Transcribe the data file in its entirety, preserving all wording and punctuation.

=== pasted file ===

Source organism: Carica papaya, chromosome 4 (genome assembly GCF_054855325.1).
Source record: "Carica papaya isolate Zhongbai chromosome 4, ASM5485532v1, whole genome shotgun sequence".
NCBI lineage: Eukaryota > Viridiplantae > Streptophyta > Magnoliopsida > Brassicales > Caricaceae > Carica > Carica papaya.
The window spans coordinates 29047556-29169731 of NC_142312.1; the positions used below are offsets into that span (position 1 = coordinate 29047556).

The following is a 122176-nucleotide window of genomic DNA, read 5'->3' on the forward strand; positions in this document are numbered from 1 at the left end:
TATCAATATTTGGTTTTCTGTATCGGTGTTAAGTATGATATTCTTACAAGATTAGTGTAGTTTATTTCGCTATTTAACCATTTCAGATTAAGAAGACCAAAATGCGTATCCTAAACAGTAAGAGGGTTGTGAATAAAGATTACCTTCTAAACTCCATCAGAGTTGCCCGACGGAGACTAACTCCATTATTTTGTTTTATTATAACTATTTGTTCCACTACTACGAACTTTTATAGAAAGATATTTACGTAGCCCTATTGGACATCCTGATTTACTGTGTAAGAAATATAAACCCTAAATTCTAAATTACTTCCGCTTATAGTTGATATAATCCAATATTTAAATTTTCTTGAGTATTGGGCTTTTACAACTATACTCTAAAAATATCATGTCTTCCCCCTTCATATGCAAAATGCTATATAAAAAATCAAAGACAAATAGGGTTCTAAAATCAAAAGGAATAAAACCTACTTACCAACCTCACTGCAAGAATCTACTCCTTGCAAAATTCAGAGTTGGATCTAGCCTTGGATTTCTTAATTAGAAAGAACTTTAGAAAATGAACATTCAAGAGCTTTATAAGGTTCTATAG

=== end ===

Source organism: Carica papaya, chromosome 4 (genome assembly GCF_054855325.1).
Source record: "Carica papaya isolate Zhongbai chromosome 4, ASM5485532v1, whole genome shotgun sequence".
NCBI lineage: Eukaryota > Viridiplantae > Streptophyta > Magnoliopsida > Brassicales > Caricaceae > Carica > Carica papaya.
The window spans coordinates 29047556-29169731 of NC_142312.1; the positions used below are offsets into that span (position 1 = coordinate 29047556).

The following is a 122176-nucleotide window of genomic DNA, read 5'->3' on the forward strand; positions in this document are numbered from 1 at the left end:
TATCAATATTTGGTTTTCTGTATCGGTGTTAAGTATGATATTCTTACAAGATTAGTGTAGTTTATTTCGCTATTTAACCATTTCAGATTAAGAAGACCAAAATGCGTATCCTAAACAGTAAGAGGGTTGTGAATAAAGATTACCTTCTAAACTCCATCAGAGTTGCCCGACGGAGACTAACTCCATTATTTTGTTTTATTATAACTATTTGTTCCACTACTACGAACTTTTATAGAAAGATATTTACGTAGCCCTATTGGACATCCTGATTTACTGTGTAAGAAATATAAACCCTAAATTCTAAATTACTTCCGCTTATAGTTGATATAATCCAATATTTAAATTTTCTTGAGTATTGGGCTTTTACAACTATACTCTAAAAATATCATGTCTTCCCCCTTCATATGCAAAATGCTATATAAAAAATCAAAGACAAATAGGGTTCTAAAATCAAAAGGAATAAAACCTACTTACCAACCTCACTGCAAGAATCTACTCCTTGCAAAATTCAGAGTTGGATCTAGCCTTGGATTTCTTAATTAGAAAGAACTTTAGAAAATGAACATTCAAGAGCTTTATAAGGTTCTATAG